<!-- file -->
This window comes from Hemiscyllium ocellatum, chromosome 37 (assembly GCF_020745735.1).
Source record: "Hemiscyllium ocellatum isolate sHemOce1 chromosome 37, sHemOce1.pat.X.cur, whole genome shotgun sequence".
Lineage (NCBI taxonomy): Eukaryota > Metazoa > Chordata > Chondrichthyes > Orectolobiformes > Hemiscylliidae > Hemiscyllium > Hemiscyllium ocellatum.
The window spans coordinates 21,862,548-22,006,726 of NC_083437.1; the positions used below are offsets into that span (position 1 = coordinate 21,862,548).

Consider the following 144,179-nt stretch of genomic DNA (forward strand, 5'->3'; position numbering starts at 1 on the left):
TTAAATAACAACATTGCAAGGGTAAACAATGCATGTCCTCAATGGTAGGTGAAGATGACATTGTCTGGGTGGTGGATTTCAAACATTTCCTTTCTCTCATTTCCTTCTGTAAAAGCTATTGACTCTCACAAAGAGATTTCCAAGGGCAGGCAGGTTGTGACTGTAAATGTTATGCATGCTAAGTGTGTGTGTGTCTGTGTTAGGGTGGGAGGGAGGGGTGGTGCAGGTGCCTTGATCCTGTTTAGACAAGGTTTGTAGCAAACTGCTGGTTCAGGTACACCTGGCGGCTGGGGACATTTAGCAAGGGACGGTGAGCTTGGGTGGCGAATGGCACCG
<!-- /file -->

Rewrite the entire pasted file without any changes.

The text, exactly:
This window comes from Hemiscyllium ocellatum, chromosome 37 (assembly GCF_020745735.1).
Source record: "Hemiscyllium ocellatum isolate sHemOce1 chromosome 37, sHemOce1.pat.X.cur, whole genome shotgun sequence".
Lineage (NCBI taxonomy): Eukaryota > Metazoa > Chordata > Chondrichthyes > Orectolobiformes > Hemiscylliidae > Hemiscyllium > Hemiscyllium ocellatum.
The window spans coordinates 21,862,548-22,006,726 of NC_083437.1; the positions used below are offsets into that span (position 1 = coordinate 21,862,548).

Consider the following 144,179-nt stretch of genomic DNA (forward strand, 5'->3'; position numbering starts at 1 on the left):
TTAAATAACAACATTGCAAGGGTAAACAATGCATGTCCTCAATGGTAGGTGAAGATGACATTGTCTGGGTGGTGGATTTCAAACATTTCCTTTCTCTCATTTCCTTCTGTAAAAGCTATTGACTCTCACAAAGAGATTTCCAAGGGCAGGCAGGTTGTGACTGTAAATGTTATGCATGCTAAGTGTGTGTGTGTCTGTGTTAGGGTGGGAGGGAGGGGTGGTGCAGGTGCCTTGATCCTGTTTAGACAAGGTTTGTAGCAAACTGCTGGTTCAGGTACACCTGGCGGCTGGGGACATTTAGCAAGGGACGGTGAGCTTGGGTGGCGAATGGCACCG